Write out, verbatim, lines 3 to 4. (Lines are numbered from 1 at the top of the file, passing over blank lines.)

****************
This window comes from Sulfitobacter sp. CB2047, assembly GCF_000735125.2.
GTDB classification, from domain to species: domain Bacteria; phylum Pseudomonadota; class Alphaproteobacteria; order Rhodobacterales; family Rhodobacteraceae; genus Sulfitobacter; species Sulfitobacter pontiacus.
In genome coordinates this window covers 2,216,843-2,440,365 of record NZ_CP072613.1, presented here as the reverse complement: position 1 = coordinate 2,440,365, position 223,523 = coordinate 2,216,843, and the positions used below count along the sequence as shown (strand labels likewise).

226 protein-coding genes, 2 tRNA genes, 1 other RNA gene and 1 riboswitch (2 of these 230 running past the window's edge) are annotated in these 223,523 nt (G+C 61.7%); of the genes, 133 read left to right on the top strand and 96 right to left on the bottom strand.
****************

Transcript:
In genome coordinates this window covers 2,216,843-2,440,365 of record NZ_CP072613.1, presented here as the reverse complement: position 1 = coordinate 2,440,365, position 223,523 = coordinate 2,216,843, and the positions used below count along the sequence as shown (strand labels likewise).

226 protein-coding genes, 2 tRNA genes, 1 other RNA gene and 1 riboswitch (2 of these 230 running past the window's edge) are annotated in these 223,523 nt (G+C 61.7%); of the genes, 133 read left to right on the top strand and 96 right to left on the bottom strand.